“Nick?” . . . ”BLAARRRGGGHHH”
“Guys . . . you see me like every week. Relax.”
It’s good to be back in Eating World. I didn’t know but there was a national Singaporean holiday earlier this month so the chicken I was planning to eat only cost $8, that’s a saving of $3.30! Holiday indeed! Thank you Singapore for helping me budget in treats.
The chicken I was after is some of the most chickeny chicken you can get without compressing several chickens into one using some kind of ultra-powered gravitational centrifugal science thing. That would probably be awfully cruel though and I’m already feeling guilty about the increase in my meat intake. Curse blogs!
So the next best option is Hainanese Chicken: Get some chickens. Eat em. Cook the bits you couldn’t eat in a big pot with some yum stuff. Cook it again. And again until it get’s really chickeny. Get another chicken, preferably one brimming with lard, and broil it in the chickeny pot. When the chicken is tender and cooked put it on some ice. Get some rice and cook it in the chickeny pot.
You will now have really chickeny chicken with chickeny rice. Is it just me or does chickeny chicken sound like a nefarious crook who loves to click?
The last part with the ice makes the chicken skin go a jelly-like texture, which looks terrible, but tastes fatty and succulent. The chicken itself is perfectly tender and tasty. I always expect it to be more chickeny but I guess chicken on it’s own isn’t that chickeny, which is weird. Same thing goes with the rice.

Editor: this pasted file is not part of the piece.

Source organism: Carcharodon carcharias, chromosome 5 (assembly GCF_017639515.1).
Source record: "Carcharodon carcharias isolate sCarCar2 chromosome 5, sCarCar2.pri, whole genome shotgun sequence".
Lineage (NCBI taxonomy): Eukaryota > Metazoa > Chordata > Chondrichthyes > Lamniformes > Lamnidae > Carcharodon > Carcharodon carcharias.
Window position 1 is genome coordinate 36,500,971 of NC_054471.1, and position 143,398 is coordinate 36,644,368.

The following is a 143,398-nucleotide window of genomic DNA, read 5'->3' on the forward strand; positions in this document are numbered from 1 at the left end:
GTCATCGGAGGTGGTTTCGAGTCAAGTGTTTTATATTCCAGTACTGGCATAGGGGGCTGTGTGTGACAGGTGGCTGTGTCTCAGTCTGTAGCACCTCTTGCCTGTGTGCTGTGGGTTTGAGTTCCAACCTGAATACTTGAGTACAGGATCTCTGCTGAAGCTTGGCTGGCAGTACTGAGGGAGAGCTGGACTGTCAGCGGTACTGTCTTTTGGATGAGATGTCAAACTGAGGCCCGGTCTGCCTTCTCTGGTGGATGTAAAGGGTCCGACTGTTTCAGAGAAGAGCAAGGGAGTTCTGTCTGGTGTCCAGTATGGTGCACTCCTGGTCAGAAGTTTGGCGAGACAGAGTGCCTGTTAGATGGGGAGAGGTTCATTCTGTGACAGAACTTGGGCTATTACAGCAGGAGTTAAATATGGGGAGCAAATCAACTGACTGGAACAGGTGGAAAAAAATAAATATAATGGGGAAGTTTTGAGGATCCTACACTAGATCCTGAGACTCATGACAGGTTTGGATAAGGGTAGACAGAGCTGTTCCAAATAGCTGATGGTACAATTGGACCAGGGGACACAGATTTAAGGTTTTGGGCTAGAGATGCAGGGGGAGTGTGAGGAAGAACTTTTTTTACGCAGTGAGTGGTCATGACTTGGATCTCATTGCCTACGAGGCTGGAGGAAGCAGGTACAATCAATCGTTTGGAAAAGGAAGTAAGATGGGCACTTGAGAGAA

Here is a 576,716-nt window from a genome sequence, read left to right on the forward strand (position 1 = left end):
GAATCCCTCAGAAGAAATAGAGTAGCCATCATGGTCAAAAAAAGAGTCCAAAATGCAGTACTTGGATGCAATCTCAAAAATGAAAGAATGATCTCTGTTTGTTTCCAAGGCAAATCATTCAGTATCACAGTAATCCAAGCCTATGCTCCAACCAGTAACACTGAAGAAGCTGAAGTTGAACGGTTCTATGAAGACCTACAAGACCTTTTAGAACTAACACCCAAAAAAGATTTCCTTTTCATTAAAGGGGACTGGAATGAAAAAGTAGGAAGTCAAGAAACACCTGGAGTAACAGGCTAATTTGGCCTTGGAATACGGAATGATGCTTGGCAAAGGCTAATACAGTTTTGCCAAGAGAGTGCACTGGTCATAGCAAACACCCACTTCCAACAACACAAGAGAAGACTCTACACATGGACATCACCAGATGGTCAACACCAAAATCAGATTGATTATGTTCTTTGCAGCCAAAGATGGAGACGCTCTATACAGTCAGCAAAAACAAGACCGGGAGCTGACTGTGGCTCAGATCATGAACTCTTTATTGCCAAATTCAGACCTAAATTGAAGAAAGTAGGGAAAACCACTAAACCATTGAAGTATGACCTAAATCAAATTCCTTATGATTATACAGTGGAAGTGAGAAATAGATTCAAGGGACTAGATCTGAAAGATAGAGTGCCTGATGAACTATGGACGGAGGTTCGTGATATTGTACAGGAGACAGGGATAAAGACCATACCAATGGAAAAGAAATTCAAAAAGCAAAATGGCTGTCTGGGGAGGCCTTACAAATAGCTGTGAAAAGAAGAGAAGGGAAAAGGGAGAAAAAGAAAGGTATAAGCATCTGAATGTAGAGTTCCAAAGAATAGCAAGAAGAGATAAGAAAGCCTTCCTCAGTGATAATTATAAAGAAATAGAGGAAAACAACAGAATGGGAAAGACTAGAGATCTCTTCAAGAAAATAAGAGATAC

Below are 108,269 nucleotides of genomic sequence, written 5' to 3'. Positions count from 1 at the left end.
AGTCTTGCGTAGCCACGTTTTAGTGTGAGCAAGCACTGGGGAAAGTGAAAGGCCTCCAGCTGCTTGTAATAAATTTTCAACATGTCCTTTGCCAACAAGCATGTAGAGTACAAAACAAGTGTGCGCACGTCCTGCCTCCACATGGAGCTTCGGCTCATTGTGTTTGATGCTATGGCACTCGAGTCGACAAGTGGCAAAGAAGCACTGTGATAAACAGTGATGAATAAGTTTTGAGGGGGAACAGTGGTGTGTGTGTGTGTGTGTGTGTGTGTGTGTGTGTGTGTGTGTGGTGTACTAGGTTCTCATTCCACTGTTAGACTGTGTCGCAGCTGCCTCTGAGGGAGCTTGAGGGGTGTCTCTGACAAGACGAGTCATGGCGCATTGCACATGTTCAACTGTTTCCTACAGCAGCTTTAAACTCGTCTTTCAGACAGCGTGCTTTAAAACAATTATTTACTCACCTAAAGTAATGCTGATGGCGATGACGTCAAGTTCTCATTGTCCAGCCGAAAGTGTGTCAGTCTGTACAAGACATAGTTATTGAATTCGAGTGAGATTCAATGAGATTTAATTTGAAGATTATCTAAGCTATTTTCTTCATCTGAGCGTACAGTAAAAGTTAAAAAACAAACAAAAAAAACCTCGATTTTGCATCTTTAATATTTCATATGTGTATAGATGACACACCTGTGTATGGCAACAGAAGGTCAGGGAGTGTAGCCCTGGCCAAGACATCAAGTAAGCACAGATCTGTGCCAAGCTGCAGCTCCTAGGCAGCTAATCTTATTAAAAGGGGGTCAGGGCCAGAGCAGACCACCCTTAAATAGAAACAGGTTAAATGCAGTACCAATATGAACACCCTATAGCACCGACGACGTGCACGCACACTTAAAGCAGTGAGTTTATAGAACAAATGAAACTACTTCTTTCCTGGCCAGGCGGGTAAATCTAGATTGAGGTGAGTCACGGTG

The chicken and rice is served with kecap manis and a light chili paste with a wealthy heap of fresh ginger. There are two sides, oyster sauce with choy sum and a peppery soup. Although I enjoyed the chicken itself I was a bit disappointed with the meal. The choy sum was wet and soft like soggy side of a nacho and the soup was, well, peppery soup. I would have liked a bowl of chicken stock instead to complete the trifecta.
We got another popular Singaporean national dish, the char kway teow. Traditionally this is just flat rice noodles, prawns, shrimp paste, chinese sausage and rice cakes fried in pork fat and dark soy. It was traditionally served to labourers so the high saturated fat content was a justified and cheap way to get energy. The char kway teow at Shiok! seemed more like a whack of whatever left overs were still edible and servable with little risk of lawsuit. It wasn’t bad, it just wasn’t as indulgent as I’m used to.
It’s supposed to be cooked in pork fat dammit – I want it to taste like it’s worth hours of my muscle-liquefying labour. Make me feel like a grizzled train-track worker not a kid looking for a cheap carb-loaded sugar high.